By participating in multiple co-op work terms, joining the flag football team and being a Welcome Week representative as well as a TA, getting involved in the Mac Eng community allowed Fadiya to build confidence, dedication and discipline.  

Her work with NSBE was especially remarkable. Every year she was pushed to take on new challenges and positions that left a positive impact on her and the Black community at McMaster. The club also offered her the opportunity to meet so much more of the Black community, leaving her inspired by the amazing work Black students were accomplishing across education and industry. The NSBE team showed her how much people can achieve when they are motivated, passionate and putting in effort towards a distinct cause. With help from the Mac Eng community, her friends and her newfound skills and motivation, Fadiya landed multiple internships with major companies like Microsoft and Tesla in her fourth year.  

Damilola (far right) at the NSBE Reunion.

As Fadiya advances her career in software engineering, she credits her support system at McMaster who helped her accomplish her goals. 

“I would like to thank God for carrying me through this degree. I also have to thank my family for their endless support and encouragement, they always believed in me before I believed in myself which helped me achieve goals I never thought possible. I would also like to thank my friends for bringing so much light and joy to my degree, though I needed the study sessions, the laughs they brought me were priceless. Finally, I would like to thank the NSBE team and advisors who helped support me a lot this past year and transformed the club into what it is today.” 

Damilola Fadiya
Damilola with her Iron Ring.

As she approaches graduation, Fadiya recalls her fondest memories of McMaster.  

“What I love the most about McMaster is the tight-knit community. I think university is the only place where you can walk into almost any building and you will see a good friend. There is something so special about knowing that when you walk into your favourite library, you will be greeted by countless smiles and long talks that I personally counted as part of my “study session”. The community at McMaster is incredibly kind, supportive and fun and though I won’t be within a 10-minute walk of them now, I’m grateful the friendships still last.” 

Damilola Fadiya
Adam Steacy, a member of the Aerospace Team and recent graduate from the Mechanical Engineering program.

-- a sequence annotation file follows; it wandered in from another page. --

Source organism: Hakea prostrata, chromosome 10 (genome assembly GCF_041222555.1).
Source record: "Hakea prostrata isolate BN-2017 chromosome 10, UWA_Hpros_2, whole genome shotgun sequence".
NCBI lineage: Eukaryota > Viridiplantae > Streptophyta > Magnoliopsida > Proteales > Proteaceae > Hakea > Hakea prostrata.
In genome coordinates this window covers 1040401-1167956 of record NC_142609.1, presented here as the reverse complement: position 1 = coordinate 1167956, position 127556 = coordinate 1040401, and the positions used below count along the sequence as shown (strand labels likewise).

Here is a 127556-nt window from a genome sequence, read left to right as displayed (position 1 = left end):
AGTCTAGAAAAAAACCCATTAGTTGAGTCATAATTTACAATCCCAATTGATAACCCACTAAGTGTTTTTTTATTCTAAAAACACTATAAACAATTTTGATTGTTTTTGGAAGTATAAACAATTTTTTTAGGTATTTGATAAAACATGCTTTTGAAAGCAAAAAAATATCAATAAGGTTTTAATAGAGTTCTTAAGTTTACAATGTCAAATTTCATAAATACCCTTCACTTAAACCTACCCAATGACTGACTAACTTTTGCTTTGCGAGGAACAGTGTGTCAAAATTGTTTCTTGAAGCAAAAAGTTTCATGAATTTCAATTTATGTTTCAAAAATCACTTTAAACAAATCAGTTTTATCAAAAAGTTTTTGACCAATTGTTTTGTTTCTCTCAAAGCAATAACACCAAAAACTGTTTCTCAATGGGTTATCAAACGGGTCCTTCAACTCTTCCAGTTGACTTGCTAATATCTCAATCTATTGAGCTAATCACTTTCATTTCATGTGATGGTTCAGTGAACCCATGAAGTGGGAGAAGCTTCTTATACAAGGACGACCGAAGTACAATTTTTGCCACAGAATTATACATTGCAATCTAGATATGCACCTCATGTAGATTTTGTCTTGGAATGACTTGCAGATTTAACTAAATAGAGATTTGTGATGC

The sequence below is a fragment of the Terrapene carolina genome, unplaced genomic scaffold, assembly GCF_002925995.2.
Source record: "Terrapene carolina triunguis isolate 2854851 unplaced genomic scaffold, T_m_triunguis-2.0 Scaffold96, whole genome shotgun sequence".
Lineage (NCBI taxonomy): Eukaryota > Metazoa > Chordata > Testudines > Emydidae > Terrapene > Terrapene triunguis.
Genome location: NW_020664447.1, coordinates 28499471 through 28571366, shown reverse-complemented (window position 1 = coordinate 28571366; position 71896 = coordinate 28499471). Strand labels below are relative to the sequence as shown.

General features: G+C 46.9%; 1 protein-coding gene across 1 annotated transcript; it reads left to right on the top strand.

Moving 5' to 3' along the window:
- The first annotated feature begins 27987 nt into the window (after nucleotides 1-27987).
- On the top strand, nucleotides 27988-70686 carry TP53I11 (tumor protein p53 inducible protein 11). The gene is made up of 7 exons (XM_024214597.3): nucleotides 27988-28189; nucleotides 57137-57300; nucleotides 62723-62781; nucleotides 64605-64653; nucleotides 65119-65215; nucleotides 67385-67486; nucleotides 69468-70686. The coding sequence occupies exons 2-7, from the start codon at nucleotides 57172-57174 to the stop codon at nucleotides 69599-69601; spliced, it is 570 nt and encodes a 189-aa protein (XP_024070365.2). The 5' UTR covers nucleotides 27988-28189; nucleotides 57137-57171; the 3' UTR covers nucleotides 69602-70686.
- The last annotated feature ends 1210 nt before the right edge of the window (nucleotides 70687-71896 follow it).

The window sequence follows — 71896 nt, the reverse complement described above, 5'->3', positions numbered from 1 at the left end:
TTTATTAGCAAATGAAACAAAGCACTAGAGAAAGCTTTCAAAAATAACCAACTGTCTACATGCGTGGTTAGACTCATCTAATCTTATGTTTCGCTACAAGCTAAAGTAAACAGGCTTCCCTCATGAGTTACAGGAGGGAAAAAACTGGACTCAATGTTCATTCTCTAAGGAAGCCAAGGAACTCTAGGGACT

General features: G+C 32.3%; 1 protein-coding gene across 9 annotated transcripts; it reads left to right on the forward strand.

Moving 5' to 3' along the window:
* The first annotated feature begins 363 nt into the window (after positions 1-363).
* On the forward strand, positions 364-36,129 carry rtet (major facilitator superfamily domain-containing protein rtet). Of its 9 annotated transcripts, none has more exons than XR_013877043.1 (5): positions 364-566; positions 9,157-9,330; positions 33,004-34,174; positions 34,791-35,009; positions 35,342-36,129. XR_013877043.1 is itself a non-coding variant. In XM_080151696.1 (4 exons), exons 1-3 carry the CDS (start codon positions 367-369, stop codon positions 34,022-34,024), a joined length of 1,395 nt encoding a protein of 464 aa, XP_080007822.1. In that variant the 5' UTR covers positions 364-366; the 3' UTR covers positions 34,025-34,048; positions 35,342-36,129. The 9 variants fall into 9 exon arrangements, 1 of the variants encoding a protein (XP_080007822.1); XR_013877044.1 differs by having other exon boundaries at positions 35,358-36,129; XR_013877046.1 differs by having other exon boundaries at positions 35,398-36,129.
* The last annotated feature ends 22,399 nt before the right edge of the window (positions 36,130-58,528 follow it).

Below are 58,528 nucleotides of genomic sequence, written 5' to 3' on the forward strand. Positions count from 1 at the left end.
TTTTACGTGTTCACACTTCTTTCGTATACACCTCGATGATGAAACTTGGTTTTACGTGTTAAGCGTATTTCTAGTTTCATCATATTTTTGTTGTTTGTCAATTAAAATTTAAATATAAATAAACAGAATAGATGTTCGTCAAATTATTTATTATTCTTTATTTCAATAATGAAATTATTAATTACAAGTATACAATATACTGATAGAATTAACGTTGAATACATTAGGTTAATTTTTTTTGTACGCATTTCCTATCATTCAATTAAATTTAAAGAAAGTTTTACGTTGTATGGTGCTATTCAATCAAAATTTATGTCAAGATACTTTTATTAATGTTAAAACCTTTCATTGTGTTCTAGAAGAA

Home to more than 60 clubs and teams, there are unique ways for everyone to get involved at the Faculty of Engineering, and Adam Steacy, a recent graduate from the Mechanical Engineering program is a great example. Steacy built unforgettable relationships and made a significant impact on the McMaster community by working alongside many peers in various clubs and teams, including the McMaster Aerospace Team.  

Steacy always knew he wanted to be involved in one of the technical teams at Mac Eng. However, it wasn’t easy to take the first steps in choosing one of the many clubs and teams available, nor was it easy to learn the scale of the technical knowledge that came with working with the team. Still, Steacy took the leap with courage and persevered through the journey and found the experience incredibly rewarding.  

Adam Steacy with the McMaster Aerospace Team and the radio-controlled (RC) airplane they built.

Taking that first step can be the most difficult part of the whole journey but can reveal many opportunities you may not have previously been aware of. I have learned that by pursuing the things that truly interest you and putting in a deliberate effort, you can achieve many of the goals you set out to accomplish.  

Adam Steacy

Being a part of the Aerospace team has stood out as a defining chapter in Steacy’s life as it showed him the power of building a network of driven, engaged and diverse individuals who wanted to actively contribute to the community. It was a fulfilling experience for Steacy to take part in the engineering process applied to a complex project that combined theory, team management and hands-on building to create large radio-controlled (RC) airplanes that could fly. The combination of unique opportunities allowed him to challenge himself and learn from his peers in a way that was different from anything that he had experienced in the classroom.  

As Steacy’s undergraduate engineering journey ends, he reflects on his time with the team at McMaster and credits his support system.  

“My journey would not have been possible without the support of the engineering faculty who provided a space for us to explore our curiosities and the staff who enabled this exploration to happen. I also want to thank my family for being the biggest supporters throughout all my successes and failures. And most importantly, I must thank my peers who have been by my side for the entirety of this journey. The community of Mac Eng students is truly what makes this shared experience so unique and fulfilling.”  

Adam with his Iron Ring.

As he approaches graduation, Steacy expresses his nostalgia for the memories that will be left behind on McMaster campus.  

I am going to miss the beautiful greenery found on campus in the summer. I highly recommend that everyone takes a chance to explore Mac during the summer to discover the side of campus most of us dont regularly get to see!